Having A Type Could Be Sabotaging Your Dating Life
Every evening I walk down the main street of my neighborhood on my way home from work and usually pop into a local spot to pick up dinner.
This street offers every type of food under the sun -- Korean, Greek, Italian, Lebanese, Portuguese, you name it, my street's got it.
I'm so used to this buffet of variety that when a friend suggests going to eat something I already ate that day or week, I'll usually decline saying, “No thanks, I had pizza for lunch today."
Don't get me wrong, I love pizza as much as the next girl, but I make a real conscious effort to diversify my culinary routine.
When it comes to food, variety is the spice of life.
Romantic love and sex -- similar to food -- are also fundamental needs.
However, unlike our preference for diversity in food, we seem to have a baseline set in our head, a standard for what we perceive as being attractive. In other words, a type.
Modern city living offers a diverse range of food, but also of people. Despite this, our drive to sample that variety does not seem to extend to dating.
Have you ever overlooked or swiped left on someone on a minor first impression because they just aren't “your type." Yup, thought so.
Hesitant to step outside of this mold, we seek out what we THINK we like and generally stick to that.
This is because certain features of the opposite sex just pluck and tug our memory strings. It just feels right.
Walking into a room full of strangers quickly confirms this phenomenon. Our mind processes information as it scans the room, almost like we are wearing pre-programmed goggles that alert us when the proper target has been acquired.
Your default preference is based on your innocent teenage crush, your first love and maybe some aspirational trophy partner you built in your mind.
A glowing halo of light forms around that person even though you've barely met. Attraction goggles work to focus your attention on these individuals and blur out all the others. Our mind is a funny machine that loves to play tricks on us.
Blocking someone out simply because they are not “your type” is unfortunately all too common, and stands on some very shaky reasoning.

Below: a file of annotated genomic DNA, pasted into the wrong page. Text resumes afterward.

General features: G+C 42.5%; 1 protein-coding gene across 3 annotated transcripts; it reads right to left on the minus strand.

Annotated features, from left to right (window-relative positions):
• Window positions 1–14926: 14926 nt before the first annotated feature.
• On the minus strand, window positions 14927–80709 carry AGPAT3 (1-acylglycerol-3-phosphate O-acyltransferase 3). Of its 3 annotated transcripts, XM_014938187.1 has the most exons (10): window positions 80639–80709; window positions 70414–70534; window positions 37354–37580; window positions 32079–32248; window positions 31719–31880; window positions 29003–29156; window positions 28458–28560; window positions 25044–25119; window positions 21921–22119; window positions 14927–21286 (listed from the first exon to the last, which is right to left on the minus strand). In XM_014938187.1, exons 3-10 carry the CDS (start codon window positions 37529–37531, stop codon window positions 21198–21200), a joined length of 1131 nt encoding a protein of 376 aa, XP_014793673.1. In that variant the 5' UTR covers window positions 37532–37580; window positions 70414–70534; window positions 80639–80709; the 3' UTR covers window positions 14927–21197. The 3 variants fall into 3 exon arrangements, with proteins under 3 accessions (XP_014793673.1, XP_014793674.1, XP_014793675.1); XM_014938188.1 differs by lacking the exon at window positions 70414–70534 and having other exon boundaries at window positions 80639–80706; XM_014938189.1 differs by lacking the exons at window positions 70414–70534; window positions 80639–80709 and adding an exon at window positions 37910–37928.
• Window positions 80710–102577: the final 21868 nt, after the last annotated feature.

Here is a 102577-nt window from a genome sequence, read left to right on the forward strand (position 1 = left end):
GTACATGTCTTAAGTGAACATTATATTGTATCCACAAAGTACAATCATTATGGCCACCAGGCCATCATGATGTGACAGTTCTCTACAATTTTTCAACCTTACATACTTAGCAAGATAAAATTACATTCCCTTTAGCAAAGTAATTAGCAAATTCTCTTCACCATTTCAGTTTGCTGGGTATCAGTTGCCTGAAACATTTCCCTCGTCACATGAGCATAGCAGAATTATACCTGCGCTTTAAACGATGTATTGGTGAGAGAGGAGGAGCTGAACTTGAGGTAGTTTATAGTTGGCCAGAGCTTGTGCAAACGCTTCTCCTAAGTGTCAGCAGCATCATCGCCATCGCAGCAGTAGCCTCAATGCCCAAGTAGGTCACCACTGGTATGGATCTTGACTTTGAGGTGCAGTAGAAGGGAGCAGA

When someone fits our type we automatically assume that by virtue of that they are also a perfect match for us. Said in another way, if you sense that unmistakable pull of attraction -- that spark! -- by default you must also be compatible with them.
I call this the compatibility trap.
In reality, someone's external packaging is probably the least reliable sign of potential compatibility. As visual creatures, we are naturally inclined to form judgements on someone's shell, but packaging can be deceiving.
When you jump into a relationships with someone simply because they fit your checklist, you're setting yourself up for failure. You're assuming you know this person inside and out, and as a result, you project onto them an idea that was created in your mind.
In consequence, this places a load of pressure on someone. Essentially they are being judged against expectations they're not even aware they should be living up to!
Undoubtedly, shit will start to hit the fan when you begin to realize a person is not living up to that idea, or when the weight of the pressure becomes too much for them to handle.
The emotional whirlwind and grip of attraction hijacks our ability to think clearly. Long-term thinking is the furthest thing from our minds. So we're quick to ignore the practical IRL truth that the outside is not an accurate reflection of someone's inside.
To override this you have to reprogram those goggles, which will help you view the playing field in a whole new light.
Think back on your teenage years when attraction to the opposite sex was a new, exciting and anxiety-provoking feeling. Your type was a blob of putty waiting to be sculpted.
You had no standard, no archetype, no mold to fill. Everyone had their own unique flavor and points of attraction. New crushes were a weekly occurrence.
Now put yourself back in your teenage shoes. Being able to view potential partners in a new light means viewing dating through the eyes of a younger, less-experienced self again.
Going for your type is not all that terrible, it can actually serve up some short-term fun if that's your thing.
But if you're looking for a stable relationship, or you've had a string of failed ones and can't help but wonder why, put your teenager cap back on, broaden your scope and think long term.
Doing this will prevent you from falling into the compatibility trap, at least not too deep.
It might not seem like a very romantic way to approach dating, but it's realistic. Being with one person for years or even decades is as real as it gets, so that decision should not rely on raw intuition alone.
Next time someone shows interest and you dismiss them because they are not “your type," stop and question what that means, and how valid that model is.
Most importantly, give people the chance you would want them to extend to you. Because variety is, and will always be, the spice of life.